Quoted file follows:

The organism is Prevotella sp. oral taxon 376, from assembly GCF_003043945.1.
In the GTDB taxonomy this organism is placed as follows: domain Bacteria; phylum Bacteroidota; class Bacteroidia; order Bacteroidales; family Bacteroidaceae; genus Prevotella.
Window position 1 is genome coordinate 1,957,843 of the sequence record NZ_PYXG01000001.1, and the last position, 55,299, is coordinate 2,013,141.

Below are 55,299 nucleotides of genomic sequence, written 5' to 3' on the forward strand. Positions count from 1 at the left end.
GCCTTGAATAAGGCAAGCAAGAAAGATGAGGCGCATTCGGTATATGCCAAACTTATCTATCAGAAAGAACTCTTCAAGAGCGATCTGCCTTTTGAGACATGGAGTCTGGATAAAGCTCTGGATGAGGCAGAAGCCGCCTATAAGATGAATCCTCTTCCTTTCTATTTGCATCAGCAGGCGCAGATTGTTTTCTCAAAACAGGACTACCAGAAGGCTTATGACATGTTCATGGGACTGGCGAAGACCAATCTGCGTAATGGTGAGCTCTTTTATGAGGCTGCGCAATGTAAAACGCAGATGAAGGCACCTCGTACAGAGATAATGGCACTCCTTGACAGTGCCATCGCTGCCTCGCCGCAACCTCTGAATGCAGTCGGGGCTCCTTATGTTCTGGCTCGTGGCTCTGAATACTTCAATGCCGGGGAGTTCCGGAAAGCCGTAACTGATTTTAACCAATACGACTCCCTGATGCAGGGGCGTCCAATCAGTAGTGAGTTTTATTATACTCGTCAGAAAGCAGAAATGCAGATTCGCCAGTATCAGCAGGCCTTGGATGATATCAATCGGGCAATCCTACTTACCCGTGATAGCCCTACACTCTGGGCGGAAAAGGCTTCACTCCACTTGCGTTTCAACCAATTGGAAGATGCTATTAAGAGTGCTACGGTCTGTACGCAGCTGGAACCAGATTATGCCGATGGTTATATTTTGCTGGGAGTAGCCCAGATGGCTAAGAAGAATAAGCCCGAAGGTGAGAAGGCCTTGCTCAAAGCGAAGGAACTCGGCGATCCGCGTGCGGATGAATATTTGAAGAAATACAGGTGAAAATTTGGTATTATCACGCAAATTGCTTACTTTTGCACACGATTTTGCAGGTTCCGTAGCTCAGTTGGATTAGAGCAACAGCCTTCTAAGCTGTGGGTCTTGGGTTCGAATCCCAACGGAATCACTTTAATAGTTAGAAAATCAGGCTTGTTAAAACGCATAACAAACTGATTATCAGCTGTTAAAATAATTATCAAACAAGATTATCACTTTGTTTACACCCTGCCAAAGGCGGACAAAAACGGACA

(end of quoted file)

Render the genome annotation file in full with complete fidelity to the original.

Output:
The organism is Prevotella sp. oral taxon 376, from assembly GCF_003043945.1.
In the GTDB taxonomy this organism is placed as follows: domain Bacteria; phylum Bacteroidota; class Bacteroidia; order Bacteroidales; family Bacteroidaceae; genus Prevotella.
Window position 1 is genome coordinate 1,957,843 of the sequence record NZ_PYXG01000001.1, and the last position, 55,299, is coordinate 2,013,141.

Below are 55,299 nucleotides of genomic sequence, written 5' to 3' on the forward strand. Positions count from 1 at the left end.
GCCTTGAATAAGGCAAGCAAGAAAGATGAGGCGCATTCGGTATATGCCAAACTTATCTATCAGAAAGAACTCTTCAAGAGCGATCTGCCTTTTGAGACATGGAGTCTGGATAAAGCTCTGGATGAGGCAGAAGCCGCCTATAAGATGAATCCTCTTCCTTTCTATTTGCATCAGCAGGCGCAGATTGTTTTCTCAAAACAGGACTACCAGAAGGCTTATGACATGTTCATGGGACTGGCGAAGACCAATCTGCGTAATGGTGAGCTCTTTTATGAGGCTGCGCAATGTAAAACGCAGATGAAGGCACCTCGTACAGAGATAATGGCACTCCTTGACAGTGCCATCGCTGCCTCGCCGCAACCTCTGAATGCAGTCGGGGCTCCTTATGTTCTGGCTCGTGGCTCTGAATACTTCAATGCCGGGGAGTTCCGGAAAGCCGTAACTGATTTTAACCAATACGACTCCCTGATGCAGGGGCGTCCAATCAGTAGTGAGTTTTATTATACTCGTCAGAAAGCAGAAATGCAGATTCGCCAGTATCAGCAGGCCTTGGATGATATCAATCGGGCAATCCTACTTACCCGTGATAGCCCTACACTCTGGGCGGAAAAGGCTTCACTCCACTTGCGTTTCAACCAATTGGAAGATGCTATTAAGAGTGCTACGGTCTGTACGCAGCTGGAACCAGATTATGCCGATGGTTATATTTTGCTGGGAGTAGCCCAGATGGCTAAGAAGAATAAGCCCGAAGGTGAGAAGGCCTTGCTCAAAGCGAAGGAACTCGGCGATCCGCGTGCGGATGAATATTTGAAGAAATACAGGTGAAAATTTGGTATTATCACGCAAATTGCTTACTTTTGCACACGATTTTGCAGGTTCCGTAGCTCAGTTGGATTAGAGCAACAGCCTTCTAAGCTGTGGGTCTTGGGTTCGAATCCCAACGGAATCACTTTAATAGTTAGAAAATCAGGCTTGTTAAAACGCATAACAAACTGATTATCAGCTGTTAAAATAATTATCAAACAAGATTATCACTTTGTTTACACCCTGCCAAAGGCGGACAAAAACGGACA